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Hardball with Chris Matthews, Transcript 8/29/17 Houston Disaster, search and rescue.

Guests: Christina Bellantoni, Irwin Redlener, Carol Leonnig, Hagar Chemali, Linette Lopez, Katie Glueck

Show: HARDBALL Date: August 29, 2017

Guest: Christina Bellantoni, Irwin Redlener, Carol Leonnig, Hagar Chemali, Linette Lopez, Katie Glueck

STEVE KORNACKI, GUEST HOST: Trump in Texas.

Let`s play HARDBALL.

Good evening. I`m Steve Kornacki, in for Chris Matthews.

The city of Houston is now facing its worst-case scenario. A city already paralyzed from the fallout of a record-shattering storm, Harvey -- it has seen as much as three-and-a-half feet of rain in some areas, and that rain is still falling.

The catastrophic flooding in Houston now threatening to get worse as two nearby reservoirs and a levy overflowed. Emergency crews meanwhile continue to race to find survivors. Already, thousands have been rescued from their homes, tens of thousands now seeking refuge in shelters.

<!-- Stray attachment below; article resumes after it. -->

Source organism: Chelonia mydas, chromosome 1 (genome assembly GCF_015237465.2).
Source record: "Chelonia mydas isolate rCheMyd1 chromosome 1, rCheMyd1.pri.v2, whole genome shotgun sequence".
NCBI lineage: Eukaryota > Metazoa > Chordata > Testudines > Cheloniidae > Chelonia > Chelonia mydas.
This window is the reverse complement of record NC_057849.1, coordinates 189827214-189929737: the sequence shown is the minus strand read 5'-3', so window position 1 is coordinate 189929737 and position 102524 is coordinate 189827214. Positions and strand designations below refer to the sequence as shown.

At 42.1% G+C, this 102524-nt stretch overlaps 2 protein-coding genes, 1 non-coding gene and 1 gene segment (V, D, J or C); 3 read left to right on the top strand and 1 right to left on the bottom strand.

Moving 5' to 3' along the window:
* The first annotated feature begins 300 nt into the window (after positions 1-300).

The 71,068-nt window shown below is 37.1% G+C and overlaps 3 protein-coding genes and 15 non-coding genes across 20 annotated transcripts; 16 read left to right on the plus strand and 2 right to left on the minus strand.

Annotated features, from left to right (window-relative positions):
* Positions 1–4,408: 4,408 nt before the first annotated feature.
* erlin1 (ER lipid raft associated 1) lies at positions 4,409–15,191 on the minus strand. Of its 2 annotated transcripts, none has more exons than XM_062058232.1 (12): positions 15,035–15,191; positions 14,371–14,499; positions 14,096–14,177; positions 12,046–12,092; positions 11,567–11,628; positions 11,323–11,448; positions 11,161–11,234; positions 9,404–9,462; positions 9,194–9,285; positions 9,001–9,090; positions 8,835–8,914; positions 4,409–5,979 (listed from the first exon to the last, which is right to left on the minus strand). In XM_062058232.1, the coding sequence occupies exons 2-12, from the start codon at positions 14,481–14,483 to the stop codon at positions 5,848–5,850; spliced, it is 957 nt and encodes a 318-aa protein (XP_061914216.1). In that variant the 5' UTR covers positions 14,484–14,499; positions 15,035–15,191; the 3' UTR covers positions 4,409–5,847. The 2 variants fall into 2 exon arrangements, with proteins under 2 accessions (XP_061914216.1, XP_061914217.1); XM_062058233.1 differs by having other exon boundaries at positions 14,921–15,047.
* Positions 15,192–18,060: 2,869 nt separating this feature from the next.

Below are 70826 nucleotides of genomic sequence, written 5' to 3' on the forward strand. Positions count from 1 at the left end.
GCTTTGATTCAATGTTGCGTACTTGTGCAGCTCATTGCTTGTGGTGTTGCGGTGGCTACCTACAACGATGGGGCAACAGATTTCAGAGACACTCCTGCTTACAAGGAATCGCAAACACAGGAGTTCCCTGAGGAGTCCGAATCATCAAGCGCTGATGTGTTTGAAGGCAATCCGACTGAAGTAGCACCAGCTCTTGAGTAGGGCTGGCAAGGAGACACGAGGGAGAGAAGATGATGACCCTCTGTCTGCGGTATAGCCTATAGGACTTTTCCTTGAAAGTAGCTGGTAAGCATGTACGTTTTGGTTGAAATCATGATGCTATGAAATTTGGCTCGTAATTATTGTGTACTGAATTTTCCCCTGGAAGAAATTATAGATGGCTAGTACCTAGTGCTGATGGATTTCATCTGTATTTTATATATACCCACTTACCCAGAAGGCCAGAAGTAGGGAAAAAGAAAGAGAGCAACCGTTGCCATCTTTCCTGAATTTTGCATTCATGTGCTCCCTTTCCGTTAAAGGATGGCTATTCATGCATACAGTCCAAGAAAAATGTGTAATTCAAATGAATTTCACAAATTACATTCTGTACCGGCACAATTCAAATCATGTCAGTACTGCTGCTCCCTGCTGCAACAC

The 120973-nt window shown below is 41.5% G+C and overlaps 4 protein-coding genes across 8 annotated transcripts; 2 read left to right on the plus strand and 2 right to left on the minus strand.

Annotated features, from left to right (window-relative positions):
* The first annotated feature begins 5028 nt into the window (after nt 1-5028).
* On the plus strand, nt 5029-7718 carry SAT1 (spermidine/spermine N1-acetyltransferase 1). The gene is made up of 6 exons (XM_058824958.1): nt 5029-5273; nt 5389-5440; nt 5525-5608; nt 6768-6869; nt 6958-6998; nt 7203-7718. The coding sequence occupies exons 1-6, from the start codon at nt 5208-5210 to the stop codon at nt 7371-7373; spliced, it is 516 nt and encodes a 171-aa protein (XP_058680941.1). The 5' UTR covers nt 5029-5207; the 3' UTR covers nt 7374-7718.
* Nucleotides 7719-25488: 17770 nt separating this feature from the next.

Here is the mayor of Houston, Sylvester Turner.

(BEGIN VIDEO CLIP)

MAYOR SYLVESTER TURNER, HOUSTON, TEXAS: With respect to shelters (INAUDIBLE) at the jar-jar (ph) Brown now. We have expanded our capacity. The reality is, is that not only are we providing shelter for Houstonians, but we are also providing shelters for people who are coming outside the city of Houston who have been directly impacted by the storm. We`re not turning anyone away.

(END VIDEO CLIP)

KORNACKI: The city plans to open two more mega-shelters to accommodate the homeless. There were also reports of looters in some parts of the city. Houston police chief Art Acevedo said a handful were arrested, but Houston would not be tolerating people victimizing the community. Acevedo also confirmed that one police officer, Sergeant Steve Perez, died after floodwaters overcame his vehicle.